Through the process of writing his first full-length solo album, “We’ll Make It,” multi-instrumentalist and songwriter Jacob Stanley has learned the beauty of collaboration.
Despite its being a solo album, the New Orleans native said the project would never have been possible without the assistance of a swath of collaborators that includes both family members and bandmates. He called that the “irony of the solo album.”
But beyond those who contributed directly to the album with their voices, lyrics and instruments, Stanley adamantly acknowledged those whose rolls in the process were less concrete.
“Without the people around me to have inspired me in meaning, in lyrical meaning, and musically, [the album] never would have existed,” Stanley said.
It’s important to Stanley that his listeners understand that. He said the process of absorbing inspiration and channeling it into the music is just as much a part of the album as the actual finished product.
And no song better highlights Stanley’s fascination with collaboration than “Hiding in Plain Sight.”
The song has a bit of a story to it. It started with his uncle sending him a brief few lines of lyrics back in October 2020. Around those lyrics, Stanley wrote the chords and the melody, and the song began to take shape.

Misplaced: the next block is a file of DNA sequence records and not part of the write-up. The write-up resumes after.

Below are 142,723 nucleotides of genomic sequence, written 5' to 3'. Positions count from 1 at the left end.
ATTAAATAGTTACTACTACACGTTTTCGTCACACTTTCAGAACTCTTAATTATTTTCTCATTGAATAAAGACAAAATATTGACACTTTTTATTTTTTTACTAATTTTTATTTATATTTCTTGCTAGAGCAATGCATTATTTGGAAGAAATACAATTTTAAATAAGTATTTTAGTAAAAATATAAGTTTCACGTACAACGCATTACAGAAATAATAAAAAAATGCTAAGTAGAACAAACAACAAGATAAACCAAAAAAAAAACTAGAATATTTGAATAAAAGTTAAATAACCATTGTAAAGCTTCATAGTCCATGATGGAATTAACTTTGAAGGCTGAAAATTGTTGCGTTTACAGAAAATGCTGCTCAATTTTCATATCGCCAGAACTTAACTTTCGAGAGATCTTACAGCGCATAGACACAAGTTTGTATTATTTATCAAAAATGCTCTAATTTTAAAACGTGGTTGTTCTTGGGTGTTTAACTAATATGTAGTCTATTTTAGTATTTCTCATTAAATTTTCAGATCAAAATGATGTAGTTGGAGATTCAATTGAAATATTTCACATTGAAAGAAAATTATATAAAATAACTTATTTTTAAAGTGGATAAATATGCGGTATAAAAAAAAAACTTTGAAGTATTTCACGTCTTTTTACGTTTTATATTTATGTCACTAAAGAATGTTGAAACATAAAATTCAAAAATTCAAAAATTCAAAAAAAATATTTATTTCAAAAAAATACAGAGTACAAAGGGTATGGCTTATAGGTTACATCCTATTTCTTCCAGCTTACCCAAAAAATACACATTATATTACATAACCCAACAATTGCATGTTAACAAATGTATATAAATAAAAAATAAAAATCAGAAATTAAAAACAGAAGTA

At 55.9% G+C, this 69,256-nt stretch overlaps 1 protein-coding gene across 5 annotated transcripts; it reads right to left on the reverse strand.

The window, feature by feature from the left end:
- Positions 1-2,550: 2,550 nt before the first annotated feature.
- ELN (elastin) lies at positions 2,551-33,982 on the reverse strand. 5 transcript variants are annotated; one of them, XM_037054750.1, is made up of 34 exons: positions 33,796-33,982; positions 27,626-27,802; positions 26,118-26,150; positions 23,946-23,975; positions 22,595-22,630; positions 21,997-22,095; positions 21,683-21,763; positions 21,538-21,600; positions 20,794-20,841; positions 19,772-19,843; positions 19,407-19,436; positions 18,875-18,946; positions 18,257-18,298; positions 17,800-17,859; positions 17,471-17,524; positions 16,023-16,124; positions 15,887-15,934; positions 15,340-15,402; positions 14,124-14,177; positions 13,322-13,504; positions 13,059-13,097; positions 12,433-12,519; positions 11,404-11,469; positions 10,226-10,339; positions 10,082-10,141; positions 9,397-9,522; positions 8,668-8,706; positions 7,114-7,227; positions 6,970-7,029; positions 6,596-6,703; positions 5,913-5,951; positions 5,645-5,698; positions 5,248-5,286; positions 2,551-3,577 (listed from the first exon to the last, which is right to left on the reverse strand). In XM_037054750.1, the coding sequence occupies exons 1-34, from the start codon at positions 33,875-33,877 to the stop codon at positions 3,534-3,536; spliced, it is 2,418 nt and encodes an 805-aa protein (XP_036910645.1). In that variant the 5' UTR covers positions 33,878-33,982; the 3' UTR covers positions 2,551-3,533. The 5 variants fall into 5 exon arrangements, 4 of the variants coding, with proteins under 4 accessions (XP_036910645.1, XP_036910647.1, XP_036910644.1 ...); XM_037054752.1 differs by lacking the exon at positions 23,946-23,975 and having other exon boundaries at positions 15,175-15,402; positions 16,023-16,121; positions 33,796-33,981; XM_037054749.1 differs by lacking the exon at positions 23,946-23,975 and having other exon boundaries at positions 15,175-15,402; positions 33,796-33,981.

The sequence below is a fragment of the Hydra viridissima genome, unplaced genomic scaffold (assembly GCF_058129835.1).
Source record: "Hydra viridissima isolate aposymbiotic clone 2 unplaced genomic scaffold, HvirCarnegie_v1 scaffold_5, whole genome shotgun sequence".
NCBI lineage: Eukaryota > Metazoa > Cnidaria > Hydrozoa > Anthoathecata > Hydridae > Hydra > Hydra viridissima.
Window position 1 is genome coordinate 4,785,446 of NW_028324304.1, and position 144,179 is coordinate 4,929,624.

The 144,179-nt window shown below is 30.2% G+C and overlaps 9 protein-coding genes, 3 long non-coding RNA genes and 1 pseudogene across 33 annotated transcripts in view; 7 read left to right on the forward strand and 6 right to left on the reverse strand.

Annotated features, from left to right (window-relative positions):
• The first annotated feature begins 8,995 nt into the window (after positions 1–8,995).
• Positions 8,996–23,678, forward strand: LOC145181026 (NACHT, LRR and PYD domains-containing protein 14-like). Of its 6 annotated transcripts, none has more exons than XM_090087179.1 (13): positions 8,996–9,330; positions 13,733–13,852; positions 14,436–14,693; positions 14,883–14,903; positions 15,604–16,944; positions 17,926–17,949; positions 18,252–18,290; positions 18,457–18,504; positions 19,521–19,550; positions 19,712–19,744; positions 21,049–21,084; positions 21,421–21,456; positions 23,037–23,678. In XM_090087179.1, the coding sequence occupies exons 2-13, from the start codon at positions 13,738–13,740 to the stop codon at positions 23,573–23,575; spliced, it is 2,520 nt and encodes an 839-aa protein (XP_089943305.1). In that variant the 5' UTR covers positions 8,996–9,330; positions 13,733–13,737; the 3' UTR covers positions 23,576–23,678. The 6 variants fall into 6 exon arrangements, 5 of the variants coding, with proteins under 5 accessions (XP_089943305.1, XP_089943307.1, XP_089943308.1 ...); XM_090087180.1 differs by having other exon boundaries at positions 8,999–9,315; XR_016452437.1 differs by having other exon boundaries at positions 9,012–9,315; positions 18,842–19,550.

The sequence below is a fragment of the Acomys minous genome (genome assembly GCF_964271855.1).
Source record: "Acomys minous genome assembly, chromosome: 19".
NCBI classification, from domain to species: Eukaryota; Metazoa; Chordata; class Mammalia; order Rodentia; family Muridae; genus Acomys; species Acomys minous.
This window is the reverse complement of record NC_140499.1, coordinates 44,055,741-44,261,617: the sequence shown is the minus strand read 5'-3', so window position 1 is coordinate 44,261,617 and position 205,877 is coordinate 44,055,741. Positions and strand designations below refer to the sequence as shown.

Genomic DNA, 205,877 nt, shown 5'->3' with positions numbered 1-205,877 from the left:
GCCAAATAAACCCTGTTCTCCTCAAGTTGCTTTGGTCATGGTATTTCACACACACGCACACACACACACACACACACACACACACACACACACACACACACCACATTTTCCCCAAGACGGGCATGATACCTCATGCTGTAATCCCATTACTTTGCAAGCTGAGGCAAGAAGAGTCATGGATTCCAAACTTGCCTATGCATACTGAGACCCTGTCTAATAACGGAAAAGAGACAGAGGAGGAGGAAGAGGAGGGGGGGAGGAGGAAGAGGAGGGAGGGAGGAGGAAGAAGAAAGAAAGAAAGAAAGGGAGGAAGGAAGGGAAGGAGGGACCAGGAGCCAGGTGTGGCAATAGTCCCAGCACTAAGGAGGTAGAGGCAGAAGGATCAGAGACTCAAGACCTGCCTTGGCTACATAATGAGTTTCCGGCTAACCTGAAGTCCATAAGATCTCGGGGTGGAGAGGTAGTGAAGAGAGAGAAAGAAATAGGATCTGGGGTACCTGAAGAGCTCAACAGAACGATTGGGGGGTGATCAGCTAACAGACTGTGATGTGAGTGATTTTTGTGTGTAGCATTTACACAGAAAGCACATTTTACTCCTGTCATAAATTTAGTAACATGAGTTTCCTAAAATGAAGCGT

Then another family member made a contribution that lent an entire new layer of significance to the song.
When Stanley showed his mother the work-in-progress that would become “Hiding in Plain Sight,” she gave him something he hadn’t anticipated: an old, torn-out page of notebook paper on which she had written some love-song lyrics about his father. She wrote them in 1993, the year before Stanley was born.
Whether or not to include those lyrics wasn’t even a question. To find how he would incorporate them, Stanley said he just let the song play and spoke his mother’s words over it.
“Her lyrics gave the song a meaning for me, since it spoke to the love her and my dad had right before I was around,” Stanley said. “Using that as a jumping-off point, I wrote the lyrics to the second verse still from the point of view of one parent to the other.”
And though the song certainly wouldn’t have happened without the lyrical contributions of Stanley’s uncle and mother, the very idea that it compiles inspiration from so many people in his family over so many years encouraged Stanley—forced him, even— to write something true. Not only was it written by multiple hands, but it draws from the stories of multiple lives, all linked by familial bond.
“There’s a lot of love that went into it,” he said.
While this is true of most of the album, Stanley said that song in particular showed him how many channels there are by which a piece of music can come to be. Knowing that, he’s hungry to continue developing his sound and chasing new methods of collaboration.
Though he’s still got some tinkering to do and has yet to nail down a release date, Stanley said he expects the album to be available sometime in April. After that, it’s on to the next project.